08 February 2007

In which I'm mildly worried about humanity

It's becoming increasingly obvious to me that the world simply cannot handle any new humanitarian crises at the moment. We're stretched thin. Response capacity is just about all used up. There are some 18 UN peacekeeping missions at present, with more on the way. Trouble is, there aren't enough troops to staff them. One more disaster and we're stuck wringing our hands in grief.

In class the other day, we were discussing what could be done about Darfur. Obviously, the U.S. is "otherwise engaged" and so can't do much. Someone suggested sending in Europeans. They're skilled and have money and stuff, right? I pointed out that Europe has pretty small military resources compared to the United States, and those resources are basically already committed in Afghanistan and Lebanon. With East Timor getting shaky too, and who knows what might go down in other parts of Southeast Asia, Australia is pretty tied up. China and Russia have big militaries, but are so non-interventionist that they'll be incredibly unlikely to use them. As Victoria Holt points out, there is a serious need to sit down and figure out just how much response capacity the world currently has.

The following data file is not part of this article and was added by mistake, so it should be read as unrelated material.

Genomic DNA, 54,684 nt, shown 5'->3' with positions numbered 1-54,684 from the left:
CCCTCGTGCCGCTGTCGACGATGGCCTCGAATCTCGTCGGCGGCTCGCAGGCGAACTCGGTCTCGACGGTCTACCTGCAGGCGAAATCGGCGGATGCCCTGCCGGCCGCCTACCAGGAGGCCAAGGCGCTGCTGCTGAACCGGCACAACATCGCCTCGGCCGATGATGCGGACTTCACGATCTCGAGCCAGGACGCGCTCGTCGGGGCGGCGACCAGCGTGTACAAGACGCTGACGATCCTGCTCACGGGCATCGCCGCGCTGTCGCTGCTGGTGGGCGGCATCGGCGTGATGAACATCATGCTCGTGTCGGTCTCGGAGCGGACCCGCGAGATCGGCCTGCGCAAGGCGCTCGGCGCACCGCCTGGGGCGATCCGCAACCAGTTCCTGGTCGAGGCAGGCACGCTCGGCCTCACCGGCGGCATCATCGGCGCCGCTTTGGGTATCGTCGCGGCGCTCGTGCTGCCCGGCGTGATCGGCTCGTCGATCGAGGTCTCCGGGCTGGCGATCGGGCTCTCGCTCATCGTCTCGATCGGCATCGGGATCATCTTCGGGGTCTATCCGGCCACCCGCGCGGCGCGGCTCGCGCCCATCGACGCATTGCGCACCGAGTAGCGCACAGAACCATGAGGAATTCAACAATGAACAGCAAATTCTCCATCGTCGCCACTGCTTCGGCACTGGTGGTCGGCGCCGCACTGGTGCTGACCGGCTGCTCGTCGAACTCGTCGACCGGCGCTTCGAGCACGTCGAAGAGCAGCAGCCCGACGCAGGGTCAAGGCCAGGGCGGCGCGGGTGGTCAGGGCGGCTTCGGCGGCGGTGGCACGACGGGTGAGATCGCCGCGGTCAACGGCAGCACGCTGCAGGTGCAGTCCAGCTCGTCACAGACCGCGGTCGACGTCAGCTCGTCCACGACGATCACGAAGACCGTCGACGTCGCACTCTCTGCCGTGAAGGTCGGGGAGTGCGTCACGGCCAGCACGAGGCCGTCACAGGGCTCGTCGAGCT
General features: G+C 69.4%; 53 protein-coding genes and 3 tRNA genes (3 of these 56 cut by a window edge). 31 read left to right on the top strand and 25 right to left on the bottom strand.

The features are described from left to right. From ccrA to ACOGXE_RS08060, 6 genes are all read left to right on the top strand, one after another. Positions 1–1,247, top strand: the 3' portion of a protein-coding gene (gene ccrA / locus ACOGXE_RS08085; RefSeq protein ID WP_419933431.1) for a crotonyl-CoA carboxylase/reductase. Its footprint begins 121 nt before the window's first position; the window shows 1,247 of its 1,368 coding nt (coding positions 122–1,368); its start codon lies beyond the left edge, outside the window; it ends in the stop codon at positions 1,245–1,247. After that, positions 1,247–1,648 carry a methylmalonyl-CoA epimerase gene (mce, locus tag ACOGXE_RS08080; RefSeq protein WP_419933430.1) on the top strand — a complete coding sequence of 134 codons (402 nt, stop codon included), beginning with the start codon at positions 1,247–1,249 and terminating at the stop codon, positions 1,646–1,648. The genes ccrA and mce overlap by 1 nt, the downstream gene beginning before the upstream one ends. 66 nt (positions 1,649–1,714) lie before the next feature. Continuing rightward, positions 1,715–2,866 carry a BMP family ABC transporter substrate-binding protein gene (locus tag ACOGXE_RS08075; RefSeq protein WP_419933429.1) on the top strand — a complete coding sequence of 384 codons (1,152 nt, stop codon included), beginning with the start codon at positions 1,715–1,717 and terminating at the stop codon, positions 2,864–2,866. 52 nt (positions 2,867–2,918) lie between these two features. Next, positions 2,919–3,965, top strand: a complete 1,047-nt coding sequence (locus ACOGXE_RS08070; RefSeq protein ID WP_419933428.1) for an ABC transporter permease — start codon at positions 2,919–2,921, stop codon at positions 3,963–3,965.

But it's not just military forces that are stretched. The high volume of ongoing crises/rebuilding from crises stretches civilian capacities within governments, international organizations, and NGOs as well. Do we even have the first idea of how these organizations are currently holding up under the strain?

This wouldn't be quite so scary if there weren't already big problems festering and receiving inadequate attention from the international community, even in some cases where there isn't a lack of will, per se (Darfur is probably a decent example here), but the funds and personnel just don't seem to be available to do what needs to be done. Admittedly, Western nations continue to be guilty of grossly underfunding their aid targets, but even if funds were forthcoming, would there be enough people to make use of them? Even if Ban Ki-moon restructures the UN Secretariat to make managing peace operations more efficient, will the organization even have the capacity to meet increasing demands?

All told, this seems like a bad time for human security. I hate to be so pessimistic, and I'm sure that present circumstances are temporary and likely to improve over the long term, but what do we do until then?

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